When deadlines are not absolute or clearly defined, procrastinators do successfully meet them. In my previous post, The Secret Life of Procrastinators and the Stigma of Delay, I promised to discuss some of the strategies that are used by successful people who procrastinate. All of the strategies discussed below involve the activation of emotion that motivates getting things done.

Narrowing available time

Scheduling a task around other work or activities gives procrastinators less available time to get something done, thus creating a time crunch that activates energizing emotions. Some deadline-driven procrastinators challenge themselves to get something done just prior to leaving the house for a meeting or appointment. The upcoming deadline to be somewhere else is used as an immediate deadline for completing a particular task. The emotional activation under such circumstances may result in a last-minute flurry of activity.

Many self-identified procrastinators find themselves engaged in a “cleaning frenzy” using the energy they feel as a deadline nears for another task to complete. Unfortunately, they also tend to reprimand themselves for being “distracted” away from the task at hand. Nonetheless, when a deadline is imminent, procrastinators can complete expeditiously what a task-driven person accomplishes over an extended period of time, including cleaning and organizing their living space.

Deadlines are also constructed by interjecting other tasks that require attention, thereby limiting available future time. If a report must be completed within a 3-week period, for example, they may plan business travel for two of those weeks. The deadline for the report would be set within the remaining week. Purposefully narrowing the time available to complete certain tasks, and racing the clock in the process, many procrastinators make a list of what they will get done by the end of the day. Similarly, some procrastinators give themselves a specified amount of time to work on something. They may, for example, set a timer to a certain interval, such as 30 minutes, and then challenge themselves to complete various tasks within that given period of time.

Commitment Incentives

Professionally successful people are emotionally attached to their goals. Keeping promises to themselves regarding their achievement aims is an important aspect of optimizing their motivational style. To-do lists are popular for a variety of reasons, and successful people also use them as a commitment tool. A daily to-do list also allows time to do other things until the end-of-the-day deadline approaches. Some procrastinators create a list of tasks every evening, along with a commitment to themselves that they will complete them the following day. The excitement of challenging themselves energizes them and motivates their efforts.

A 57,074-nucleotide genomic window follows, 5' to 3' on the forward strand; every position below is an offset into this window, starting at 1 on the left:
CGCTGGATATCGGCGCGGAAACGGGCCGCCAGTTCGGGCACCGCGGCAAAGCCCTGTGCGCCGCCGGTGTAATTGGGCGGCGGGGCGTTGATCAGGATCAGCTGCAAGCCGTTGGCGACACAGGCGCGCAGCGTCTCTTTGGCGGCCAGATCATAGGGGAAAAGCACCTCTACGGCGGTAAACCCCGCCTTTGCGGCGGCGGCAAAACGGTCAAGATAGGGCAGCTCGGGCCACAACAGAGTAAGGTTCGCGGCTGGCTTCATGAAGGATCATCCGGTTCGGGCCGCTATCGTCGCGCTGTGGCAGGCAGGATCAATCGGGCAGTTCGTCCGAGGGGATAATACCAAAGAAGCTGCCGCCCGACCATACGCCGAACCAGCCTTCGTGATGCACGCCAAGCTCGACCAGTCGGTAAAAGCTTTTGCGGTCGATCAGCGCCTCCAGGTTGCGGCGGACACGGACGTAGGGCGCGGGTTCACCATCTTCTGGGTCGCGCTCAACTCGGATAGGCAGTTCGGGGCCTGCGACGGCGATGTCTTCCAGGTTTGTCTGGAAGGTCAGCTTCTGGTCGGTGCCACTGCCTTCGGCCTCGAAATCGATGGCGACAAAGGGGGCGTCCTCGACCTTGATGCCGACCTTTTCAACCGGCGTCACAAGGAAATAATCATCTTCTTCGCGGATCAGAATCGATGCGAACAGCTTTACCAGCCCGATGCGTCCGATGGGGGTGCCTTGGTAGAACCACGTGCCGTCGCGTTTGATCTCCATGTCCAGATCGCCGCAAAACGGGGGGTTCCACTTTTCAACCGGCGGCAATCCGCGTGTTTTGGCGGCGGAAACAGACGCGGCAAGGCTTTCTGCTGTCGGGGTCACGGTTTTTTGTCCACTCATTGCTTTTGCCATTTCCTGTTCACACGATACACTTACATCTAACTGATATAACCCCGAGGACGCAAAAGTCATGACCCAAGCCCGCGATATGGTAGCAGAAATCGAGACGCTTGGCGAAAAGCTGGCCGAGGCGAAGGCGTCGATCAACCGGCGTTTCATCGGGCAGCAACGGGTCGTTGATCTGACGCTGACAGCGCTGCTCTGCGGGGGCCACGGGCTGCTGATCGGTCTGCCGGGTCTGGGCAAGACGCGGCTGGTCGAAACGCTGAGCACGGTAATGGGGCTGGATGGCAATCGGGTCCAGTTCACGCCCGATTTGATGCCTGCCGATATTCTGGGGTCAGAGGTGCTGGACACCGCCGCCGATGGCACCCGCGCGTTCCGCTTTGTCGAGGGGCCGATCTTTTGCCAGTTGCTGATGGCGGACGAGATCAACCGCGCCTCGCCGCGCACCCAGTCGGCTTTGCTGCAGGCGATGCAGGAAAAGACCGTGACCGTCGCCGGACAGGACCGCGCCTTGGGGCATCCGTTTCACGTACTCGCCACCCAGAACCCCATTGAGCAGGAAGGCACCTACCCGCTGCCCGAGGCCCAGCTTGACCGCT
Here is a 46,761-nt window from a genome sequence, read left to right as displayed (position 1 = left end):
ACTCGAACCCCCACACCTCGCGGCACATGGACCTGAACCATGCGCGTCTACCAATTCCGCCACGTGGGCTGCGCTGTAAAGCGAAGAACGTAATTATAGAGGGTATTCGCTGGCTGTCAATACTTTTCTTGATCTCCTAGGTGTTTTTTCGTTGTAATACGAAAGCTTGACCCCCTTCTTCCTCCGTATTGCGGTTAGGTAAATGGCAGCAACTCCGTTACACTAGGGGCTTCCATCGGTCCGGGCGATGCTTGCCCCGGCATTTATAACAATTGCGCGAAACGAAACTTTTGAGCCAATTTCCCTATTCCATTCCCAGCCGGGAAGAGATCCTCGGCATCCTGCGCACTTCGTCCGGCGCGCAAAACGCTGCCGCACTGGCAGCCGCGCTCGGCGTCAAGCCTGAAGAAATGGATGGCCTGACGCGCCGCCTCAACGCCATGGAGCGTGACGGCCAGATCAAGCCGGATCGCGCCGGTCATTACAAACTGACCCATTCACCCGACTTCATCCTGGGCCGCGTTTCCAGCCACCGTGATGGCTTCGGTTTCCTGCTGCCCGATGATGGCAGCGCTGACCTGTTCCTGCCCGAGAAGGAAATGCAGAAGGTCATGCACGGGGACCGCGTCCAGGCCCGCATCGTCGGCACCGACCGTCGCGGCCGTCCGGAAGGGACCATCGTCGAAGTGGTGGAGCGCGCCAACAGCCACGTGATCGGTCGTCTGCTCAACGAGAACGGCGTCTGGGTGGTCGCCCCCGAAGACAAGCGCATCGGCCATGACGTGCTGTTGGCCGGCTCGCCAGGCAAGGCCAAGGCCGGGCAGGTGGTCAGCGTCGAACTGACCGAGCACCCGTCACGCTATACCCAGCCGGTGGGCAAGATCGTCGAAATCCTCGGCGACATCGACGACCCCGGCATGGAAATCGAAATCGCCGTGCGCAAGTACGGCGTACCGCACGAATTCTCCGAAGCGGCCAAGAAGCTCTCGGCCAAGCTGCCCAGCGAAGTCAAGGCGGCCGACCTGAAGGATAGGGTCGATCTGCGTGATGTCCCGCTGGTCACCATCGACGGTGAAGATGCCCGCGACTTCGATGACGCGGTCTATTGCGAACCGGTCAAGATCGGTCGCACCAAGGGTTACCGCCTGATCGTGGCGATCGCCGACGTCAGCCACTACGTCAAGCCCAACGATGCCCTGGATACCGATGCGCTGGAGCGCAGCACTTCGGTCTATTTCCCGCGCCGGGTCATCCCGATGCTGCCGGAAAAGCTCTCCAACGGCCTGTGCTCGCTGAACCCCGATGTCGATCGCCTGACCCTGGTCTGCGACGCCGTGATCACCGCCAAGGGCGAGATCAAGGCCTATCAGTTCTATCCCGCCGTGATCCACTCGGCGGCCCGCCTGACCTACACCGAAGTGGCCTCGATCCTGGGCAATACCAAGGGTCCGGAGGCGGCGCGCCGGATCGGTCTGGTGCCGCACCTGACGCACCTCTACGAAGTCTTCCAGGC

Financial considerations are also effective for establishing an absolute deadline. This is especially so for those whose income is based on commission or project completion. Regularly assessing whether or not one is meeting financial goals, and establishing future goals along the way, can trigger emotions that are action-focused.

As a commitment incentive, procrastinators often note their target dates for projects to another person whose perception of them is important. In some circumstances, procrastinators simply ask a partner or manager for an absolute deadline when it is indeterminate. Requesting a deadline in circumstances that do not have definite cutoff points creates a motivating interpersonal concern—shame avoidance—such as the possibility of incurring the disappointment or disapproval of a colleague or partner. A high-achieving student who self-identifies as a procrastinator illustrated her proficiency at establishing absolute deadlines in this way. Motivated to get through her doctoral program with minimal cost (determined by time), she created an absolute deadline for each step and sub-step involved in writing her dissertation: She scheduled consultation meetings with a mentor where specific steps that she had completed would be discussed, and at various points she would notify her dissertation chair that she would be sending content on a specific date.

Using Working Memory